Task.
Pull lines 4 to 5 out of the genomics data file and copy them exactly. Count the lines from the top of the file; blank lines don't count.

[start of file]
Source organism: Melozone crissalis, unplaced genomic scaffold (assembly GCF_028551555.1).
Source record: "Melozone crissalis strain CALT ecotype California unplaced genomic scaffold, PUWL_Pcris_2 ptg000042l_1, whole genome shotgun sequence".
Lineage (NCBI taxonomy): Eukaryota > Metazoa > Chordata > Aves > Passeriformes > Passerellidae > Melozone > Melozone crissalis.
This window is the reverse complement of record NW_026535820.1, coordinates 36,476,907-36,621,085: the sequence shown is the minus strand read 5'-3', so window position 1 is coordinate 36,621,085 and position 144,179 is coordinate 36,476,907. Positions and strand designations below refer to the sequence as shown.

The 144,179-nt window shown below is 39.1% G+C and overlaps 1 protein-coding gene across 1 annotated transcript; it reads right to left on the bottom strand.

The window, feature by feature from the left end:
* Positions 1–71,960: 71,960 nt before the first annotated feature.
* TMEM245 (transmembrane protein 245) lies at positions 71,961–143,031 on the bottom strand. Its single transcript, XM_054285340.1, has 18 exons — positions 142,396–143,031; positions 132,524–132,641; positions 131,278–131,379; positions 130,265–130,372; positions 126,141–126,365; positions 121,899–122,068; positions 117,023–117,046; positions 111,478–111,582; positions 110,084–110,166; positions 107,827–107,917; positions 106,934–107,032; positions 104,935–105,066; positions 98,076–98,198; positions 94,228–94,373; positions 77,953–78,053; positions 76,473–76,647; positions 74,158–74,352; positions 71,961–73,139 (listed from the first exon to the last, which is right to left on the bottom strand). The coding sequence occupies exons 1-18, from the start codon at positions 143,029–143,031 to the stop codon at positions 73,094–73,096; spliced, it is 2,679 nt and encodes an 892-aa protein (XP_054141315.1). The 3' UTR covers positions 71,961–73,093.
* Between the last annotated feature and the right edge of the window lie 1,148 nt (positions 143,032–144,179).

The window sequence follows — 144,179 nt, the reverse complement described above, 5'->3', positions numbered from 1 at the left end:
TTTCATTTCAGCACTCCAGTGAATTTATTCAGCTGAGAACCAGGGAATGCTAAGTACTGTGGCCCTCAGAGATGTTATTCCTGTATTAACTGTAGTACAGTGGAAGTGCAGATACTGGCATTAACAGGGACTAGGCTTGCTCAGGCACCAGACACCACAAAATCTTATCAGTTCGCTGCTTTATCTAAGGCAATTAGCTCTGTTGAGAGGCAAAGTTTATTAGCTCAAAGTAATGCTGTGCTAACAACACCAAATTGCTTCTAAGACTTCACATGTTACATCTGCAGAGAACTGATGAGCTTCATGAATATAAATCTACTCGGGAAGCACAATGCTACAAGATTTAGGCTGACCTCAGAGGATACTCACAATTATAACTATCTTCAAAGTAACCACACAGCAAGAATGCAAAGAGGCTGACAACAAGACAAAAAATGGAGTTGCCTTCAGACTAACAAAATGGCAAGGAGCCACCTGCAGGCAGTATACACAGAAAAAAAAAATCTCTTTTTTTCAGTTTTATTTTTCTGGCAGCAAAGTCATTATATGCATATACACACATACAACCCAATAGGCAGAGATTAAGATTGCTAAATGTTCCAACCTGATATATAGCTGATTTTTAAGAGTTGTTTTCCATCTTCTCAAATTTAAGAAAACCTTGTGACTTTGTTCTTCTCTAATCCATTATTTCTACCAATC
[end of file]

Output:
This window is the reverse complement of record NW_026535820.1, coordinates 36,476,907-36,621,085: the sequence shown is the minus strand read 5'-3', so window position 1 is coordinate 36,621,085 and position 144,179 is coordinate 36,476,907. Positions and strand designations below refer to the sequence as shown.

The 144,179-nt window shown below is 39.1% G+C and overlaps 1 protein-coding gene across 1 annotated transcript; it reads right to left on the bottom strand.